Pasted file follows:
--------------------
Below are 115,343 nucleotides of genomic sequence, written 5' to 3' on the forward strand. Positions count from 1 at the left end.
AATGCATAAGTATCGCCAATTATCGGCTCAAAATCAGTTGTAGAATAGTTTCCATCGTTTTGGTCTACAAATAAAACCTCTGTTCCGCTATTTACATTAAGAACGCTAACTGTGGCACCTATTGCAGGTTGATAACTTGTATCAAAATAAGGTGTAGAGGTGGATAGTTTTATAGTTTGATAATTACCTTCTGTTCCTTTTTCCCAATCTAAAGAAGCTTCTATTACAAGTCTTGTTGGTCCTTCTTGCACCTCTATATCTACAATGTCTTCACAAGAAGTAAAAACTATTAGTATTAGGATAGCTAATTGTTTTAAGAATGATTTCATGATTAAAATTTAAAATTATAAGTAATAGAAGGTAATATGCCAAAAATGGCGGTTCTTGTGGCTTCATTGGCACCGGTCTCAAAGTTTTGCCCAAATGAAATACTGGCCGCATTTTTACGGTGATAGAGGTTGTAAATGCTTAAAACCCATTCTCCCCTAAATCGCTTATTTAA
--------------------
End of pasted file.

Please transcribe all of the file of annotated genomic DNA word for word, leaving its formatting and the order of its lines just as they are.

Below are 115,343 nucleotides of genomic sequence, written 5' to 3' on the forward strand. Positions count from 1 at the left end.
AATGCATAAGTATCGCCAATTATCGGCTCAAAATCAGTTGTAGAATAGTTTCCATCGTTTTGGTCTACAAATAAAACCTCTGTTCCGCTATTTACATTAAGAACGCTAACTGTGGCACCTATTGCAGGTTGATAACTTGTATCAAAATAAGGTGTAGAGGTGGATAGTTTTATAGTTTGATAATTACCTTCTGTTCCTTTTTCCCAATCTAAAGAAGCTTCTATTACAAGTCTTGTTGGTCCTTCTTGCACCTCTATATCTACAATGTCTTCACAAGAAGTAAAAACTATTAGTATTAGGATAGCTAATTGTTTTAAGAATGATTTCATGATTAAAATTTAAAATTATAAGTAATAGAAGGTAATATGCCAAAAATGGCGGTTCTTGTGGCTTCATTGGCACCGGTCTCAAAGTTTTGCCCAAATGAAATACTGGCCGCATTTTTACGGTGATAGAGGTTGTAAATGCTTAAAACCCATTCTCCCCTAAATCGCTTATTTAA